Wash hands often. Like really often. When you wash, make sure you use soap and running water for at least 20 seconds (or for how long it takes to sing the alphabet). Hand sanitizers work great in a pinch as well.
Manage stress. No one problem is more universal during the holidays than allowing stress to overwhelm us. If you begin to feel overwhelmed or “stressed out”, take a break. Call a friend or visit with someone. Connect! Get more sleep. Try to make time to exercise or do yoga or get a massage. But most importantly, focus on gratitude for what you have, patience and tolerance with others (everyone has got their stuff going on!) and try not to worry about getting everything perfect.
Don’t drink and drive. In 2013, there were 10,076 fatalities in crashes involving a alcohol (one alcohol- impaired-driving fatality occurred every 52 minutes). During the holiday season, that number increased to 45 per day during the 3-day Christmas period and jumped to 54 per day over New Year’s holiday period.
Please choose not to drink and drive and help others do the same. If someone who shouldn’t be driving is insisting, be forceful. They’ll thank you in the morning.
Stay dry and warm. Layers, jackets and keep from getting wet and cold.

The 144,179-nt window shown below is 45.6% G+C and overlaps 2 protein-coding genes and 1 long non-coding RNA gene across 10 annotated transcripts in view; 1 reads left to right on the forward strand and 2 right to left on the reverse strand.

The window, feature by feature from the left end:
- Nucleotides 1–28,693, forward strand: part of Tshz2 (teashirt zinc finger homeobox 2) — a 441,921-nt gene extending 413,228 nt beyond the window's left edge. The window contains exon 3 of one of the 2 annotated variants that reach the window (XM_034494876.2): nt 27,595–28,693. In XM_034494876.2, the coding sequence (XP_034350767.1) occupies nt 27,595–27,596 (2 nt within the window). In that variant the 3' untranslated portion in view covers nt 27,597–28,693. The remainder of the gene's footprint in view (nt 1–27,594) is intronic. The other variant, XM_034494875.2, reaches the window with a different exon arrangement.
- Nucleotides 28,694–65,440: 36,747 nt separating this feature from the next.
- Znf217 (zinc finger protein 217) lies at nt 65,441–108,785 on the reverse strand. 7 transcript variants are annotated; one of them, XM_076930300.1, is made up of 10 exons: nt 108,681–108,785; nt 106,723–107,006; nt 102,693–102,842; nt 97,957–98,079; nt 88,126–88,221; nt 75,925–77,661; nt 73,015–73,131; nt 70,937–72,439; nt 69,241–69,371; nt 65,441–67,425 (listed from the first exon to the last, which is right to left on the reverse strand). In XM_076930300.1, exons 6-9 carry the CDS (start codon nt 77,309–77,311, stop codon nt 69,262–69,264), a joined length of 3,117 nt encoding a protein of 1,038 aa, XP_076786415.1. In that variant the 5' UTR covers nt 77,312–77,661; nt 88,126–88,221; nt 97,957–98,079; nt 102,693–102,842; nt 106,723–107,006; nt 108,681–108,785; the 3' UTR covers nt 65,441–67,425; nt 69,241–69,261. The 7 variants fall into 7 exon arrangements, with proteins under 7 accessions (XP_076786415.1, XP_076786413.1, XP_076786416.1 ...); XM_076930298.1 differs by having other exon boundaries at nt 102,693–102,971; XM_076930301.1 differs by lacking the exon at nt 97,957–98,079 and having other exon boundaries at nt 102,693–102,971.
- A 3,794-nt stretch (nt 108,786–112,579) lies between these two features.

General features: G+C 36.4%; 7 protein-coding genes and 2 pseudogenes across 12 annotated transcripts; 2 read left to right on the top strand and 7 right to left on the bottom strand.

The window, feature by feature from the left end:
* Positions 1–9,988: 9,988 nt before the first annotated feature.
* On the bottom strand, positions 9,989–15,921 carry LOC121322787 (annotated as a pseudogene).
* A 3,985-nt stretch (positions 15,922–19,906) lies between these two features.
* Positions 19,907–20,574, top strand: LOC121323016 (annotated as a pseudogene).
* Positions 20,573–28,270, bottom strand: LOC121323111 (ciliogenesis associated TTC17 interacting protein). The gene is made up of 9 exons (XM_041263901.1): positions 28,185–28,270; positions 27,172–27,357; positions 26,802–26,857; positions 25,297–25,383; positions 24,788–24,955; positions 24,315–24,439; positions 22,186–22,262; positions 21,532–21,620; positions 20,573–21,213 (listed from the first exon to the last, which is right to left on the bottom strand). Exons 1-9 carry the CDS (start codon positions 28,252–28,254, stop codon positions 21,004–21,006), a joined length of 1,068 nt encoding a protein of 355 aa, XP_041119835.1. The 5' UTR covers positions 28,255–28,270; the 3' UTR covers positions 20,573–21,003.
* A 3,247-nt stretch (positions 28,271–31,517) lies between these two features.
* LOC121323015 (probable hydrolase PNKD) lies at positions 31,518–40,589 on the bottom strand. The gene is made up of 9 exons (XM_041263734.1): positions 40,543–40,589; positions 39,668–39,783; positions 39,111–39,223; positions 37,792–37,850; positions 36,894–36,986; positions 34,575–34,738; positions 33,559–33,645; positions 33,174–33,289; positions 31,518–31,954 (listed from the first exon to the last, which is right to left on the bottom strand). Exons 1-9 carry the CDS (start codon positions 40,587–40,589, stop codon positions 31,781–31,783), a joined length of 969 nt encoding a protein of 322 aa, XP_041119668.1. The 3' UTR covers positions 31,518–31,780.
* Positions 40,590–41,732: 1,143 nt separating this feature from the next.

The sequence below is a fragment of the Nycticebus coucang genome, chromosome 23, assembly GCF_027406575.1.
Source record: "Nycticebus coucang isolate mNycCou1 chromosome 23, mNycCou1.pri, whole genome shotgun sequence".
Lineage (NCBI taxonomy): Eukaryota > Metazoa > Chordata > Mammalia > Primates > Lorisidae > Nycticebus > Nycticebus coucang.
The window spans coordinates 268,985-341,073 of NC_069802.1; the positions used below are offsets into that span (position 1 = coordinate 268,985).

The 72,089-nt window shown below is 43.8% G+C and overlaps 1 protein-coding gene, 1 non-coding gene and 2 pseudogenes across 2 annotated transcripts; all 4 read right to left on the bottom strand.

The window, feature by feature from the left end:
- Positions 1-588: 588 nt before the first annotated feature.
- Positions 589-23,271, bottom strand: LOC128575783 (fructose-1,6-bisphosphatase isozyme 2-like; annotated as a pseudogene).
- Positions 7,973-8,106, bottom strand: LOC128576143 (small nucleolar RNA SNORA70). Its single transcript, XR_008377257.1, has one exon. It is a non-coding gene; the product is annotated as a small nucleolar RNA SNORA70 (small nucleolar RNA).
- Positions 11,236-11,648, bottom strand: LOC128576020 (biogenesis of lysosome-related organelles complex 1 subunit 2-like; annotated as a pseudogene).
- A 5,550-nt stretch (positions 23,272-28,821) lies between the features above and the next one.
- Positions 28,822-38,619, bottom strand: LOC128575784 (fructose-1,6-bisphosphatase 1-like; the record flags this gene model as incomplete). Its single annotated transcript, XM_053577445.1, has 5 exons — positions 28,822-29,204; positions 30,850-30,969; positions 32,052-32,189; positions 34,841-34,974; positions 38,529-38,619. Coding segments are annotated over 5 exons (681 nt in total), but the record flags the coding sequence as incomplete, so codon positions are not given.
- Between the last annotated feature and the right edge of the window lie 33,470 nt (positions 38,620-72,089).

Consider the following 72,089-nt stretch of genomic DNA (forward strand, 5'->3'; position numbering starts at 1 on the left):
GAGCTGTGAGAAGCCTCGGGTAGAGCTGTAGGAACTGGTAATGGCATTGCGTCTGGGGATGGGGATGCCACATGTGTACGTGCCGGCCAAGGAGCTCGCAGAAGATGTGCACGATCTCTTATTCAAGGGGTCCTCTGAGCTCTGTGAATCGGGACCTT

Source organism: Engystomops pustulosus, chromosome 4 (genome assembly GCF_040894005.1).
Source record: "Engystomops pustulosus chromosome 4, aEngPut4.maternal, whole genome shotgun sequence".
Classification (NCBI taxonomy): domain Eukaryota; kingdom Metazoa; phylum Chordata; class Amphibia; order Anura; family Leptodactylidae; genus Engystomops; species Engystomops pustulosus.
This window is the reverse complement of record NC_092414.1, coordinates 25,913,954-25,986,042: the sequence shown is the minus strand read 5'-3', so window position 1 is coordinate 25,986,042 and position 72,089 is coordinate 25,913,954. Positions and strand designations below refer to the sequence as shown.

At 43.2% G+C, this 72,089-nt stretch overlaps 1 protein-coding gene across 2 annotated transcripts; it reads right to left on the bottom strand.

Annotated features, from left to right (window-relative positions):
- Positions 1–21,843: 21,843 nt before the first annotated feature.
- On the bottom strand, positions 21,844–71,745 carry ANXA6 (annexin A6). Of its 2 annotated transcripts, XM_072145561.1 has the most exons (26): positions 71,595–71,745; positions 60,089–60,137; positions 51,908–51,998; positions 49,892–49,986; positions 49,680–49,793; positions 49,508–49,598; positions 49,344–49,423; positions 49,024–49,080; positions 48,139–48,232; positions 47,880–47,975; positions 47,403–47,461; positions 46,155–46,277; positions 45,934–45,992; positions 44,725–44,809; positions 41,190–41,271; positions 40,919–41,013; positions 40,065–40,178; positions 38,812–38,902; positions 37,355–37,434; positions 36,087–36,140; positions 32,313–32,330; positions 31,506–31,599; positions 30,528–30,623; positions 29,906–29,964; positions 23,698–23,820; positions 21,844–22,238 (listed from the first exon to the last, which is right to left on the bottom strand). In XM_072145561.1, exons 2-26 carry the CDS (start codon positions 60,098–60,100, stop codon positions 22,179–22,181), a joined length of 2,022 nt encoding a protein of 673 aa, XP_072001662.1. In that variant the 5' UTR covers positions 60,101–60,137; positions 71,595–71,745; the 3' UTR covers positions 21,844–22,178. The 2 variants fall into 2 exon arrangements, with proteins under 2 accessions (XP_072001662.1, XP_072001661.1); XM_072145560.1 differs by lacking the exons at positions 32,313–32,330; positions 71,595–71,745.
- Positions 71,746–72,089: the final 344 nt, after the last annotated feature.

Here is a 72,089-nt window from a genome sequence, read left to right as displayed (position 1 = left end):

Avoid smoking and secondhand smoke. Smokers are much more susceptible to bacterial infections than non-smokers. These infections can be life-threatening and both active smokers as well as those exposed to secondhand smoke toxins are at increased risk.
Fasten seat belts. Car crashes are the leading cause of death for people ages 1-54! Always buckle your children in the car using a child safety seat, booster seat, or seat belt according to their height, weight, and age. Adults–and teens–need to buckle up every time, no matter how short the trip and encourage passengers to do the same.
Get exams and screenings–and get your insurance. Get your health insurance lined up for 2016. If you haven’t already, here is the link for the Maryland Health Exchange. You should also check in with your Primary Care to find out what exams you may need.
Get your vaccinations. Everyone 6 months and older should get a flu vaccine each year. And it’s never too late.
In fact the “flu season” traditionally peaks during late winter/early spring. If you haven’t yet, get it!
Keep an eye on the kids. Keep potentially dangerous toys, food, drinks, and dangerous presents out of children’s reach.
Practice fire safety. Most fires occur during the winter months. Don’t leave fireplaces, space heaters, or candles unattended. Watch food cooking closely. Have an emergency plan and practice it regularly. And please remember to turn off the lights on the tree at bedtime and when away from the home.
Be mindful of food safety. When cooking or prepping: Wash hands and surfaces often, to avoid cross-contamination. To avoid food-borne illnesses associated with left overs, read these short article from Evolve.
Eat healthy & stay active. Let’s face it–holidays are the time most of over-indulge. At least for the in-between gatherings and parties, try to eat more fruits and vegetables. Whenever possible, limit your portion sizes and try to minimize the snacking on Christmas cookies.